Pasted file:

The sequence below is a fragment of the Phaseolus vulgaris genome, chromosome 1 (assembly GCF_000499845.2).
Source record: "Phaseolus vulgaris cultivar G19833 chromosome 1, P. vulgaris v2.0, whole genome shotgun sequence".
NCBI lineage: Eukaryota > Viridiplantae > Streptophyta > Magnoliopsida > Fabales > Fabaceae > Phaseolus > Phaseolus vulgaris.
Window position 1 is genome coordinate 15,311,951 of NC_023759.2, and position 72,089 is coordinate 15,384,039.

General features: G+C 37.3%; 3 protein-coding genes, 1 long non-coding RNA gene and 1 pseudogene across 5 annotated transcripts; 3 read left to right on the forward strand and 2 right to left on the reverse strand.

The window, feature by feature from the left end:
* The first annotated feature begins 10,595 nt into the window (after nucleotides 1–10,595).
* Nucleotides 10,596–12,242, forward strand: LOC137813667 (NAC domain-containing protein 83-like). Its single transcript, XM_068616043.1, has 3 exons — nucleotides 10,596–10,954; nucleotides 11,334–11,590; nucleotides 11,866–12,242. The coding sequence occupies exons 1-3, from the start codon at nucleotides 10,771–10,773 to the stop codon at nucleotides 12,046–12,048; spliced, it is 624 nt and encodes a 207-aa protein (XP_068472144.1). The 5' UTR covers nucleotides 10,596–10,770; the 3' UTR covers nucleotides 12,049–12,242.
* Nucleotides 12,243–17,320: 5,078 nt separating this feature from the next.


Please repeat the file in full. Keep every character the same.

The sequence below is a fragment of the Phaseolus vulgaris genome, chromosome 1 (assembly GCF_000499845.2).
Source record: "Phaseolus vulgaris cultivar G19833 chromosome 1, P. vulgaris v2.0, whole genome shotgun sequence".
NCBI lineage: Eukaryota > Viridiplantae > Streptophyta > Magnoliopsida > Fabales > Fabaceae > Phaseolus > Phaseolus vulgaris.
Window position 1 is genome coordinate 15,311,951 of NC_023759.2, and position 72,089 is coordinate 15,384,039.

General features: G+C 37.3%; 3 protein-coding genes, 1 long non-coding RNA gene and 1 pseudogene across 5 annotated transcripts; 3 read left to right on the forward strand and 2 right to left on the reverse strand.

The window, feature by feature from the left end:
* The first annotated feature begins 10,595 nt into the window (after nucleotides 1–10,595).
* Nucleotides 10,596–12,242, forward strand: LOC137813667 (NAC domain-containing protein 83-like). Its single transcript, XM_068616043.1, has 3 exons — nucleotides 10,596–10,954; nucleotides 11,334–11,590; nucleotides 11,866–12,242. The coding sequence occupies exons 1-3, from the start codon at nucleotides 10,771–10,773 to the stop codon at nucleotides 12,046–12,048; spliced, it is 624 nt and encodes a 207-aa protein (XP_068472144.1). The 5' UTR covers nucleotides 10,596–10,770; the 3' UTR covers nucleotides 12,049–12,242.
* Nucleotides 12,243–17,320: 5,078 nt separating this feature from the next.